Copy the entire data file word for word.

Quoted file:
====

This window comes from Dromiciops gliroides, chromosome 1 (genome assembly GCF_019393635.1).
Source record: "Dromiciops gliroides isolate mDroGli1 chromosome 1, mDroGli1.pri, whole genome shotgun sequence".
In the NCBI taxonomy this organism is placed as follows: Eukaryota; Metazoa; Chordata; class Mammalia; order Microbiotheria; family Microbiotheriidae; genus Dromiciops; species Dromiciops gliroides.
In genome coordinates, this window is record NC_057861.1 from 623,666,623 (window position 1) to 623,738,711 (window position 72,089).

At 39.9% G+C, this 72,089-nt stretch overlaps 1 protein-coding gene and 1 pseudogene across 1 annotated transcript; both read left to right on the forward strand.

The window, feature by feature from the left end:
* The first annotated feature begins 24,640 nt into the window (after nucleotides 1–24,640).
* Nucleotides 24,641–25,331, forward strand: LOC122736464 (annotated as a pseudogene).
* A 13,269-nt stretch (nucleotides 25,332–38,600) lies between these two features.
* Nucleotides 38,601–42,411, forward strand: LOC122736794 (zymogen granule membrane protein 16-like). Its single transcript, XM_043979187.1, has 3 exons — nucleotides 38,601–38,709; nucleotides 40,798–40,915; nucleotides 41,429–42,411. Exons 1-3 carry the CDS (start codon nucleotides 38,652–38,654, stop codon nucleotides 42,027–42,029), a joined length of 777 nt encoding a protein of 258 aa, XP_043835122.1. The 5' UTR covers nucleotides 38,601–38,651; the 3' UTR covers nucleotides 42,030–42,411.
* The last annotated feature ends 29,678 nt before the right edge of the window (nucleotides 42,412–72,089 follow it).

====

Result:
This window comes from Dromiciops gliroides, chromosome 1 (genome assembly GCF_019393635.1).
Source record: "Dromiciops gliroides isolate mDroGli1 chromosome 1, mDroGli1.pri, whole genome shotgun sequence".
In the NCBI taxonomy this organism is placed as follows: Eukaryota; Metazoa; Chordata; class Mammalia; order Microbiotheria; family Microbiotheriidae; genus Dromiciops; species Dromiciops gliroides.
In genome coordinates, this window is record NC_057861.1 from 623,666,623 (window position 1) to 623,738,711 (window position 72,089).

At 39.9% G+C, this 72,089-nt stretch overlaps 1 protein-coding gene and 1 pseudogene across 1 annotated transcript; both read left to right on the forward strand.

The window, feature by feature from the left end:
* The first annotated feature begins 24,640 nt into the window (after nucleotides 1–24,640).
* Nucleotides 24,641–25,331, forward strand: LOC122736464 (annotated as a pseudogene).
* A 13,269-nt stretch (nucleotides 25,332–38,600) lies between these two features.
* Nucleotides 38,601–42,411, forward strand: LOC122736794 (zymogen granule membrane protein 16-like). Its single transcript, XM_043979187.1, has 3 exons — nucleotides 38,601–38,709; nucleotides 40,798–40,915; nucleotides 41,429–42,411. Exons 1-3 carry the CDS (start codon nucleotides 38,652–38,654, stop codon nucleotides 42,027–42,029), a joined length of 777 nt encoding a protein of 258 aa, XP_043835122.1. The 5' UTR covers nucleotides 38,601–38,651; the 3' UTR covers nucleotides 42,030–42,411.
* The last annotated feature ends 29,678 nt before the right edge of the window (nucleotides 42,412–72,089 follow it).